EMOTIONAL STRUCTURE is a book for screenwriters, but it is equally valuable for novelists. In it, Dunne explains why the underlying emotional arc (what he calls the “story”) is so much more important than the surface plot. In fact, he claims that plot only exists to reveal character. While I wouldn’t go that far, I think that Dunne at least has the order right. Readers and movie audiences are always more concerned with the decisions, motivations, and growth of the hero than anything that happens to him. Without character change, a plot will be hollow, and the audience won’t care.
Some writers start with a plot, writing an action-fueled story, taking the hero’s inner life for granted or tacking it on later. But the author would be better served by first deciding what emotional change they are going to put the hero through. The writer can then carefully craft a plot around that change. Plot is extremely flexible, while character growth is absolute.
Dunne takes writer through the three acts of a movie (or novel), paying special attention to act two. If you have trouble with “sagging middles,” EMOTIONAL STRUCTURE is for you. Dunne uses examples from movies like Witness, Lost in Translation, and The Professional to illustrate his points. Less helpful is Dunne’s inclusion of his own script, called Indiscretion. It’s hard to get useful lessons from a movie we’ve never seen. But even if you decline to read Dunne’s script, the rest of the book is well worth the price of admission.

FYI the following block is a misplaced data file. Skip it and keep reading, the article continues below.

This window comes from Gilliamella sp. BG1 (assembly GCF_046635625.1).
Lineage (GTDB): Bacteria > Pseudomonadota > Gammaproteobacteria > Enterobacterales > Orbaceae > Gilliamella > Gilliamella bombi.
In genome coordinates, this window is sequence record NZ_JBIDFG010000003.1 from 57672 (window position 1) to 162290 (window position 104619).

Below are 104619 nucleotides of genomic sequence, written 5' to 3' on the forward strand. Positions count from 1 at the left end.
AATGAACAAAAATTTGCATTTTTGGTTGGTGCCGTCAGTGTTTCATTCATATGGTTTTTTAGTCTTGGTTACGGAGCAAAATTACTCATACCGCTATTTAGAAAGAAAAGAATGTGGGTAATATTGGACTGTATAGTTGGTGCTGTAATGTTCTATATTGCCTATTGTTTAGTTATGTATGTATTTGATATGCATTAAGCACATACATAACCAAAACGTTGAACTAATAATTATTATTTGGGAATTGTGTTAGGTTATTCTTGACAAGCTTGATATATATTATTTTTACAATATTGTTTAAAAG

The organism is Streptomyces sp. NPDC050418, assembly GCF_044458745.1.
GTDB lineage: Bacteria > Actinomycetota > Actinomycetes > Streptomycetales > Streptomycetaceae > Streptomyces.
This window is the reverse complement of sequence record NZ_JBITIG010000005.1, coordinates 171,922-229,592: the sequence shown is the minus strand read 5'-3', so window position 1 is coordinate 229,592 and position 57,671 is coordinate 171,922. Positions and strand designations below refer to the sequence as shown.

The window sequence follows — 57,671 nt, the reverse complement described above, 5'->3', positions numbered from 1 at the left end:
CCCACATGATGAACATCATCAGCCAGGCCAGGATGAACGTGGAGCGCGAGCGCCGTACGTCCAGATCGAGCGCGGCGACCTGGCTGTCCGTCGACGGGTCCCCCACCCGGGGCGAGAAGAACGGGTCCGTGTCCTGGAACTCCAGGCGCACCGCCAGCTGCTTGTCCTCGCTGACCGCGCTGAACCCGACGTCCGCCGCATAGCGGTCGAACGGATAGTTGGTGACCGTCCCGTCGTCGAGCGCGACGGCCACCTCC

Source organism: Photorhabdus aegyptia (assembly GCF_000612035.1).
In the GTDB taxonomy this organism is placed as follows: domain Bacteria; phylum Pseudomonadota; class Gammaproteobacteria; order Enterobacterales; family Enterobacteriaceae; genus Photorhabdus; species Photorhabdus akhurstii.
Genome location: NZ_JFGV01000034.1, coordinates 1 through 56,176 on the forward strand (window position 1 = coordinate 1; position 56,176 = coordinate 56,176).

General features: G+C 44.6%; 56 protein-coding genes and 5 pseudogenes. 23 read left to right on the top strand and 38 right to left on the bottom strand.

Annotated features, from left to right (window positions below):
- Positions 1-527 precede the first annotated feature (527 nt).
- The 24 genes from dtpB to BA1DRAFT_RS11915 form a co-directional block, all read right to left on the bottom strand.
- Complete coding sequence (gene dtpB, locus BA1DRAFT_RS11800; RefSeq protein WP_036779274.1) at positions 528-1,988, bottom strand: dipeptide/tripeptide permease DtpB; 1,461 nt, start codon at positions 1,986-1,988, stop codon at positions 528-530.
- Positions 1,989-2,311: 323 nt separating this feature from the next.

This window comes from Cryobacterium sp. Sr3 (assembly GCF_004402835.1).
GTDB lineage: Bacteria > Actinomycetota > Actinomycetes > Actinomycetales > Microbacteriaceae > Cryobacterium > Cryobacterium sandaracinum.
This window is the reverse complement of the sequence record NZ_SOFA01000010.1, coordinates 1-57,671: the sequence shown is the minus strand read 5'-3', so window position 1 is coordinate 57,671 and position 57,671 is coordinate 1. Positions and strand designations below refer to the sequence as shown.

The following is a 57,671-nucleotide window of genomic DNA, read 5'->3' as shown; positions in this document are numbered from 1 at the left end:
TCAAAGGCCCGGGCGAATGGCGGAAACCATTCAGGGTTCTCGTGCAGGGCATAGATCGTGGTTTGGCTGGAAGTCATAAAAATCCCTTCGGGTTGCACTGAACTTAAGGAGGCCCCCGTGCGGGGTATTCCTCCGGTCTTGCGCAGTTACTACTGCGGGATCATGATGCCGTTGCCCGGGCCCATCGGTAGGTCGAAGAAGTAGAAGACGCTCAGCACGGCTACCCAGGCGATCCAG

EMOTIONAL STRUCTURE is a long book, dense with information, and it’s best read slowly. Don’t be intimidated by its length, though. If you’re an experienced writer, you’ll find that much of what Dunne is telling you do, you’ve already done. A lot of his advice is obvious, but only in hindsight. Dunne makes it overt, so you can see all the good that’s there, and hopefully, do more of it.
rating: 4 stars
pie slices: 8 slices craft
This book is best for: intermediate to advanced writers
I recommend this book